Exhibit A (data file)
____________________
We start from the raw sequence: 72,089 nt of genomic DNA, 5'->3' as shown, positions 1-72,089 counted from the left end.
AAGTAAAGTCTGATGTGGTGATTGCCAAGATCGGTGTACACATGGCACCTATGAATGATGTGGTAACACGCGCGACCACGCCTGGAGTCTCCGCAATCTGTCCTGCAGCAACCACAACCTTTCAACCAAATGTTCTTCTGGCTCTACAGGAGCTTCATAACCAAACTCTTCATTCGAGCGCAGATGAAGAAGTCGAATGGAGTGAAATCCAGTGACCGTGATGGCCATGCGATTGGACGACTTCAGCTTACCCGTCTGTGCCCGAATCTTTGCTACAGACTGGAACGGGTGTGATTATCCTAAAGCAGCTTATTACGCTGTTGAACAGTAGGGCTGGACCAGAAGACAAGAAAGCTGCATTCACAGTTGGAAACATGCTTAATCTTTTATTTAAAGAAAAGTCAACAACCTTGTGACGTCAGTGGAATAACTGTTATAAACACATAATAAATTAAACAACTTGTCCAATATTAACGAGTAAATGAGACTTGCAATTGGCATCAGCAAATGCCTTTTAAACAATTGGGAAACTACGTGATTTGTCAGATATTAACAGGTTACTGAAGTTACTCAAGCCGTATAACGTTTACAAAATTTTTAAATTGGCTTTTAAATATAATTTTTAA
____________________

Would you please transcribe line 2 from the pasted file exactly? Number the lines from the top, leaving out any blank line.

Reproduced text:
AAGTAAAGTCTGATGTGGTGATTGCCAAGATCGGTGTACACATGGCACCTATGAATGATGTGGTAACACGCGCGACCACGCCTGGAGTCTCCGCAATCTGTCCTGCAGCAACCACAACCTTTCAACCAAATGTTCTTCTGGCTCTACAGGAGCTTCATAACCAAACTCTTCATTCGAGCGCAGATGAAGAAGTCGAATGGAGTGAAATCCAGTGACCGTGATGGCCATGCGATTGGACGACTTCAGCTTACCCGTCTGTGCCCGAATCTTTGCTACAGACTGGAACGGGTGTGATTATCCTAAAGCAGCTTATTACGCTGTTGAACAGTAGGGCTGGACCAGAAGACAAGAAAGCTGCATTCACAGTTGGAAACATGCTTAATCTTTTATTTAAAGAAAAGTCAACAACCTTGTGACGTCAGTGGAATAACTGTTATAAACACATAATAAATTAAACAACTTGTCCAATATTAACGAGTAAATGAGACTTGCAATTGGCATCAGCAAATGCCTTTTAAACAATTGGGAAACTACGTGATTTGTCAGATATTAACAGGTTACTGAAGTTACTCAAGCCGTATAACGTTTACAAAATTTTTAAATTGGCTTTTAAATATAATTTTTAA